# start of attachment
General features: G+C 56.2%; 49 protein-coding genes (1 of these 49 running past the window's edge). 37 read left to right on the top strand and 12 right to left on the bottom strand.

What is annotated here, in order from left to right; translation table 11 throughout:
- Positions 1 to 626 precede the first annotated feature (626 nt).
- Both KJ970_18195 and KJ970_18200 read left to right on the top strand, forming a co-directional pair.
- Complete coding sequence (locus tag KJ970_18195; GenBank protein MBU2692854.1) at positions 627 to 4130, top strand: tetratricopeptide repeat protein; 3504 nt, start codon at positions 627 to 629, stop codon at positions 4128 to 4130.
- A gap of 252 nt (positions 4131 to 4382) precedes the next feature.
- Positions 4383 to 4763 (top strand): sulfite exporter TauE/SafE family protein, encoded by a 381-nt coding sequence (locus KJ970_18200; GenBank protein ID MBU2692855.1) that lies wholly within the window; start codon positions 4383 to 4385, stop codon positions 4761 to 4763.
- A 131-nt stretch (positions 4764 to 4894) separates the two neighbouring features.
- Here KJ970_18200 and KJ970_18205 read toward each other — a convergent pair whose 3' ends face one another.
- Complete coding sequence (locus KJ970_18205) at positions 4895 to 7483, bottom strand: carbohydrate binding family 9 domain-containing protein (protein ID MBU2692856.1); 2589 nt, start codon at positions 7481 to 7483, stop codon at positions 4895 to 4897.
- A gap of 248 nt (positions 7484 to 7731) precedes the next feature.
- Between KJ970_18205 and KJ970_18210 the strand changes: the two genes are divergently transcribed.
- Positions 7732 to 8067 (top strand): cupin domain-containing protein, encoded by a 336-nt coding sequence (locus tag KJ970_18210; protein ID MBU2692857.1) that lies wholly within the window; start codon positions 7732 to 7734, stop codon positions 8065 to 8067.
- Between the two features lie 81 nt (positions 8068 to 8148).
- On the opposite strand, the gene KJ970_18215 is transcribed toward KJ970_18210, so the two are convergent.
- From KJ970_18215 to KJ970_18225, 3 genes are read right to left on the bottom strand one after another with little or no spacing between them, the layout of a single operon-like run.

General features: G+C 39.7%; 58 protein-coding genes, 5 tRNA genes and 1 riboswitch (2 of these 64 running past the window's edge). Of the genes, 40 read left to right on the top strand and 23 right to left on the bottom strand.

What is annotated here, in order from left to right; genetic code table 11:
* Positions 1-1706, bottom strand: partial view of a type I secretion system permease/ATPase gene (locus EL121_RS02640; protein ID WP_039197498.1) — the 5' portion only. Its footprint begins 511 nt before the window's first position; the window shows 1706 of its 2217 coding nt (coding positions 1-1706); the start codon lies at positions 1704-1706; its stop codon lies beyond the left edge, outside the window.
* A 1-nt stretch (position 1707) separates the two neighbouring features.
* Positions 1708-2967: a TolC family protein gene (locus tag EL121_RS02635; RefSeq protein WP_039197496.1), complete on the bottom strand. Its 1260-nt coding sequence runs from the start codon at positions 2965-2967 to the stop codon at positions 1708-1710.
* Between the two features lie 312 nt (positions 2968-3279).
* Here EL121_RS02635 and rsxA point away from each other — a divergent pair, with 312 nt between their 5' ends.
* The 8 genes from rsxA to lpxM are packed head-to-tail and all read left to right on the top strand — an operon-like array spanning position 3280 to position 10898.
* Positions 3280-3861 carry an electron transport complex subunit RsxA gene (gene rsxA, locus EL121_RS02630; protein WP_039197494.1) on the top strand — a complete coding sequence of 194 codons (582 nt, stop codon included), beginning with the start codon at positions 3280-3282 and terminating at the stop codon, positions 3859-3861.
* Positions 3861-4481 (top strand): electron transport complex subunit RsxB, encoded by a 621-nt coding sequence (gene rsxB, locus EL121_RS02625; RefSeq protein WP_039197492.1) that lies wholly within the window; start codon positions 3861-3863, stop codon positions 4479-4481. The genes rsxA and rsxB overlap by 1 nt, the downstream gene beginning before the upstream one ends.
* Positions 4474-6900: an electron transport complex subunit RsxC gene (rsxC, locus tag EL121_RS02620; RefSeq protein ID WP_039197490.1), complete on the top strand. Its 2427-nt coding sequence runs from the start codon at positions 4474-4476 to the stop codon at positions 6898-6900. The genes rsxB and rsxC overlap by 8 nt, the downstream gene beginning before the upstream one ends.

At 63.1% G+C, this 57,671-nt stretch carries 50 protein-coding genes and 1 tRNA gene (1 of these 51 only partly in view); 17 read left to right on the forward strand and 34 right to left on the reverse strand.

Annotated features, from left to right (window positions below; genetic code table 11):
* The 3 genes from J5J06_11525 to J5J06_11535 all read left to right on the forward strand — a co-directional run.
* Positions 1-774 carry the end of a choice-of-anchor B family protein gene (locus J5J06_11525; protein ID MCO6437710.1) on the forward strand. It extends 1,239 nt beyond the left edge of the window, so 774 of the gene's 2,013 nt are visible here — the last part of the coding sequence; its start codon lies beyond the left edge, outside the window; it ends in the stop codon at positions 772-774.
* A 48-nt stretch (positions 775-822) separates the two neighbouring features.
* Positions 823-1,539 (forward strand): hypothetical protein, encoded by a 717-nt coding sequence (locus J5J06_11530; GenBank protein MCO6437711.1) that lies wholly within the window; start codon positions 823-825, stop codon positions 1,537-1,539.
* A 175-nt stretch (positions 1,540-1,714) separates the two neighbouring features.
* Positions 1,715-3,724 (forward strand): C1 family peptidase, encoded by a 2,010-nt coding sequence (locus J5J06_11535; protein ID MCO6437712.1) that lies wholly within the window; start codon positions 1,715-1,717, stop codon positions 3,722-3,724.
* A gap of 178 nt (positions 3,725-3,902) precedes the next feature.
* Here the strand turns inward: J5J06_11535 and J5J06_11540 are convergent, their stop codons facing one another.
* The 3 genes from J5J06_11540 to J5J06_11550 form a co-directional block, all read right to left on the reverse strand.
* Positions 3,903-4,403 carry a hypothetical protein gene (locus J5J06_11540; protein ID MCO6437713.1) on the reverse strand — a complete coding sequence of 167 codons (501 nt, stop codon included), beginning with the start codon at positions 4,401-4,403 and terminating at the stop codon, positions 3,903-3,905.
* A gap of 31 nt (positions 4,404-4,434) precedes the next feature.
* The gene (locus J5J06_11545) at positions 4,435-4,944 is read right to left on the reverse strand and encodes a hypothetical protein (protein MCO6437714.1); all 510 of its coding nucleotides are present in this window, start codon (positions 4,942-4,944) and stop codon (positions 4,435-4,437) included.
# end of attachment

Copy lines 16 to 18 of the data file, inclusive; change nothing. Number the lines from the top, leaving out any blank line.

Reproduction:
- From KJ970_18215 to KJ970_18225, 3 genes are read right to left on the bottom strand one after another with little or no spacing between them, the layout of a single operon-like run.

General features: G+C 39.7%; 58 protein-coding genes, 5 tRNA genes and 1 riboswitch (2 of these 64 running past the window's edge). Of the genes, 40 read left to right on the top strand and 23 right to left on the bottom strand.

What is annotated here, in order from left to right; genetic code table 11: